After dropping down to this particularly low point, we make our way...

... into the far more charming valley next to it, which boasts hot (well, at least luke-warm) springs, where we spend the night at a hospedaje,...

... before climbing...

...and climbing (no, not on that road, thankfully), fifty kilometres, or so, up and around Volcan Cotacachi before dropping down towards Otavalo and getting a ride home.

It was an epic weekend's ride. Thanks, Steve.

Home again, where I can admire various snow capped volcanoes from my cabana when Tumbaco isn't enveloped in brooding wet season clouds.

On a clear day, though, all the peaks peek out and climbing up to Quito offers some spectacular views of Cotopaxi.

Quito doesn't boast a lot of cycle paths and the traffic is pretty unforgiving but there are a few nods...

... towards an aspiring bike culture.

Ah, South American cuisine. (Sigh.) I wasn't brave enough to try Chicken a la Coca Cola myself...

... but with a little persistence some more appetising fare can be found.

* If you happen to be in Australia be sure to go to see Sattelite Boy, Catriona’s first feature film, when it is released in the cinemas some time in the next month or two.

** I wish I could say the same for earlier contact with other Primus people – but all’s well that ends well.

{ 10 } Comments

  1. Jim Bangs | May 10, 2013 at 4:16 pm | Permalink

    I am always amazed by your posts. The life you have carved out for yourself out there on your bike and the experiences. Makes for a great read. Also gets me fired up for my little tour and s24o’s this summer. Glad you are finding some good health and bike upgrades to get yourself rolling again.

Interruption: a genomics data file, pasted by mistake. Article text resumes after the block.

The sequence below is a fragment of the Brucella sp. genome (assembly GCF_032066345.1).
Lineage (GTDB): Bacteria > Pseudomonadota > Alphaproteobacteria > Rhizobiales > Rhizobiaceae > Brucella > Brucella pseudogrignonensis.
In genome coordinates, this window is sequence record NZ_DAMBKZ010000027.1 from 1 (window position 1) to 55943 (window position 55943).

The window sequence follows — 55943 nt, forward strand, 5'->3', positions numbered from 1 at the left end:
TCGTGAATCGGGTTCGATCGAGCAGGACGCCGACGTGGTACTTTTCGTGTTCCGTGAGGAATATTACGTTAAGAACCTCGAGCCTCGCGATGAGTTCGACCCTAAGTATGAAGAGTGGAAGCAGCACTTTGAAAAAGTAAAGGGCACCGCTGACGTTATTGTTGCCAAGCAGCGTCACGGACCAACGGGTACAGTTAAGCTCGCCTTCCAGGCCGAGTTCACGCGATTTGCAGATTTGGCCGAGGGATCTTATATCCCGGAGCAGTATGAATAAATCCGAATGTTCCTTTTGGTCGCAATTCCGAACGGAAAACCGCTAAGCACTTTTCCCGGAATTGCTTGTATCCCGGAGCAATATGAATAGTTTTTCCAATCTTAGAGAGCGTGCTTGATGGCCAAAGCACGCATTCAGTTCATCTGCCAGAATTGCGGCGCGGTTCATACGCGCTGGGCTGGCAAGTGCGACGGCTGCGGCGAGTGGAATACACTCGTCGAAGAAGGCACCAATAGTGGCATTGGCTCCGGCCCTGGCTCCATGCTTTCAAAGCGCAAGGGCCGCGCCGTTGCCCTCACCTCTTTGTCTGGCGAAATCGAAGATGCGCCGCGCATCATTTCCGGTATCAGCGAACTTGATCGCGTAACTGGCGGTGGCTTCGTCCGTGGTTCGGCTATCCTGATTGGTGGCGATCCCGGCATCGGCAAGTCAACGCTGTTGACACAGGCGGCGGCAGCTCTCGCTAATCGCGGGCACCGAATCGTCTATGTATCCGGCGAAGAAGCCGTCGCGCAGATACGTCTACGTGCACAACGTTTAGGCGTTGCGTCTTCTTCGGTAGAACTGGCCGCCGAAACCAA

2. Tony | May 11, 2013 at 1:51 am | Permalink

    Mmmm chicken and coca cola? I wonder where that comes from? I was reading recently about one of the first pro Chinese cyclists racing in Europe and his speciality when he cooks is chicken wings with coca cola!

  3. Jens | May 14, 2013 at 2:58 am | Permalink

    Am back in Quito for a couple of days and used the time to redesign and update may blog. Getting ready to go to Galapagos.
    Happy trails and hasta la vista baby


  4. Derek | May 15, 2013 at 5:22 pm | Permalink

    Hola, I still follow all your twists and turns, the greasy details, the stove and the tyres and the spare parts. I am in a different world, in Albania, still enroute to Istanbul. Tirana is a pleasant surprise, relaxed, unpretentious. No one has a job but everyone sits around drinking coffee and chatting all day. Very sociable place. Of course the city is a dump, but this does not bother me.


  5. mauricio mahe franco | May 21, 2013 at 1:37 am | Permalink

    ana siempre recordando tan solo un instante
    saludos desde colombia.

  6. mikeonbike | May 21, 2013 at 4:34 am | Permalink

    Glad to see you’re restocked and ready for the road again. Please let me know what you think of the Mondial tires. My infatuation with the XRs runs pretty deep, but I’ll keep an open mind. Safe travels and best wishes.

  7. anna | May 21, 2013 at 4:42 am | Permalink

    Hey Mike, glad to see you are still on the road! You’ve travelled a long long way since we met on the Cassiar Highway.

    Have you still got XRs? They are kind of historical by now…

  8. mikeonbike | May 21, 2013 at 10:11 am | Permalink

    Historical indeed. I kept a folding version ‘just in case’ but even that one has been retired by now. I run Marathon Plus these days – great on the highway and a crap shoot everywhere else.

    Have you any destination in mind or are you just taking it day by day?

  9. anna | May 21, 2013 at 12:27 pm | Permalink

    Destination…? Well, the world at large, I guess. South-ish in South America for the moment, then maybe Africa, Europe, the East, Asia, etc…. Let’s see.

  10. Melda | October 2, 2013 at 2:07 pm | Permalink

    Funny I should read this now (yes, just catching up after a long absence!). Jakub’s mum told us a few days ago about a Chinese specialty – Chicken and Coca cola. I’m still dying to figure outa veggie version to give it a try. Just once!